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Many types of models have been created and developed, and the choice mainly depends on the budget of the film:
Clay Models: Unlike most clay figures used for animation, clay models have an inner metal skeleton designed to allow them realistic movements and expressions.
Built-Up Models: These types of models are more expensive and detailed than clay models. They are made by building up pieces of foam on a metal skeleton to create a body, and then either brushing on several layers of liquid latex or casting soft rubbery skins and attaching then to the padded armature.
"Cast" Models: These types of models are the most expensive used in the industry and are longer-lasting than the other types. They start as clay sculptures onto which two- (or more) part molds are made in order to reproduce all the details. Then the mold parts are assembled with an armature inside, and they are filled with a liquid material (foam latex, silicone rubber, urethane foam, etc.) that then forms a soft rubbery "flesh" over the skeleton.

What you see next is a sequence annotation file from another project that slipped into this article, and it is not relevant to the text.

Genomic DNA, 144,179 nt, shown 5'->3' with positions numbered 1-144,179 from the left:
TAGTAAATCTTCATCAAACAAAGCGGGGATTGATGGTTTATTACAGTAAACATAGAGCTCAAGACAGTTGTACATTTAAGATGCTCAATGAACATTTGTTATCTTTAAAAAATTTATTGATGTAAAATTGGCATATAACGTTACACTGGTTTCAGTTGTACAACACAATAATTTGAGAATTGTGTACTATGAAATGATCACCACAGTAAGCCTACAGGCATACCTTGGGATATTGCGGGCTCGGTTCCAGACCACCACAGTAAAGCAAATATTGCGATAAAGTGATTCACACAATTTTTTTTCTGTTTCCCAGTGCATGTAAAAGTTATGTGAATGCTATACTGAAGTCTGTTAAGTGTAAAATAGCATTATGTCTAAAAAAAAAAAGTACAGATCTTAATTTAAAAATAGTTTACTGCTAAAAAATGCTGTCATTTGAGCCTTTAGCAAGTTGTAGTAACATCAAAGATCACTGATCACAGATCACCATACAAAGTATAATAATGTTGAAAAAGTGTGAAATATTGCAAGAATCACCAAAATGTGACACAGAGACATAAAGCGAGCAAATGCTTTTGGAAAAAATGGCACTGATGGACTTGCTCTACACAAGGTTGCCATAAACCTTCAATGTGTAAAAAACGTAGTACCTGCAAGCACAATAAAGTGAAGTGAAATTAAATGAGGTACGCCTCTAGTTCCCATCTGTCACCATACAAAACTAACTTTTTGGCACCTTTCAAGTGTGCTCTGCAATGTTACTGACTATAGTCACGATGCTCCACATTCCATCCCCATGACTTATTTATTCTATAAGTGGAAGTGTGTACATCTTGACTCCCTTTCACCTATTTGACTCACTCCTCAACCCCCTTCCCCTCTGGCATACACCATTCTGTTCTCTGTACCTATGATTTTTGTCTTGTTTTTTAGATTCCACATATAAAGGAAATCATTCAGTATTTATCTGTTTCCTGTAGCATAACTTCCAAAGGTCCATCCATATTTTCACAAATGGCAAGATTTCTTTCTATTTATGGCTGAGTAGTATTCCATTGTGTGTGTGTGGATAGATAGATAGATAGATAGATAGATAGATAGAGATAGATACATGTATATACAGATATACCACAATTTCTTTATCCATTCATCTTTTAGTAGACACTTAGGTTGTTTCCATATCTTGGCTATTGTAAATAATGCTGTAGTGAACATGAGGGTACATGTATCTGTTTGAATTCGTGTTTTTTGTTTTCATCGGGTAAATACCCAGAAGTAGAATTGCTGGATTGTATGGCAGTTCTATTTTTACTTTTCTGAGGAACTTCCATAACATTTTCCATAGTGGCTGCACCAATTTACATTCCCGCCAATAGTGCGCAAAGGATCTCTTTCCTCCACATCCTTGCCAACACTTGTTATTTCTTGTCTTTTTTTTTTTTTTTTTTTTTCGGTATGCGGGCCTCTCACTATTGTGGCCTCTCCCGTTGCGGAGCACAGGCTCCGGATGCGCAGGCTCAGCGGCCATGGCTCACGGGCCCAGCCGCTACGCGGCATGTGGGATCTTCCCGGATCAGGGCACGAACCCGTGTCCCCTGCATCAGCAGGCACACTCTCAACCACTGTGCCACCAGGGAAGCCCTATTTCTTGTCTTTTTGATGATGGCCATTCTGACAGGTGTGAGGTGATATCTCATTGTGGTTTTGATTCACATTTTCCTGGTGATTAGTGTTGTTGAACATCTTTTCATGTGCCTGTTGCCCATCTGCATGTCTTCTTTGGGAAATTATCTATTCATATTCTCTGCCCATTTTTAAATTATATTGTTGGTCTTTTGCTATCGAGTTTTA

- King Kong (1933)
- The Son of Kong (1933)
- Mighty Joe Young (1949)
- The Black Scorpion (1957)
- The Giant Behemoth (1958)
Picking up the model animation baton from O'Brien, and refining the process further, introducing color and smoother animation, was his protégé, Ray Harryhausen. Assisting O'Brien in Mighty Joe Young in 1949, Harryhausen went on to do model animation (and other special visual effects) on a series of feature-length films, such as:
- The Beast From 20,000 Fathoms (1953)
- It Came from Beneath the Sea (1955)
- Earth vs. the Flying Saucers (1956)
- The Animal World (Opening Dinosaur sequence, with O'Brien, 1956)
- 20 Million Miles To Earth (1957)
- The 7th Voyage of Sinbad (1958)
- The Three Worlds of Gulliver (1960)
- Mysterious Island (1961)
- Jason and the Argonauts (1963)
- First Men in the Moon (1964)
- One Million Years B.C. (1967)
- The Valley of Gwangi (1969)
- The Golden Voyage of Sinbad (1974)
- Sinbad and the Eye of the Tiger (1977)
- Clash of the Titans (with Jim Danforth, 1981)
- Harryhausen, Ray; Dalton, Tony (2008). A Century of Model Animation: From Méliès to Aardman. Aurum Press. ISBN 978-0-8230-9980-1.
- Priebe, Ken A. (2006). The Art of Stop-Motion Animation. Thompson Course Technology. ISBN 1-59863-244-2.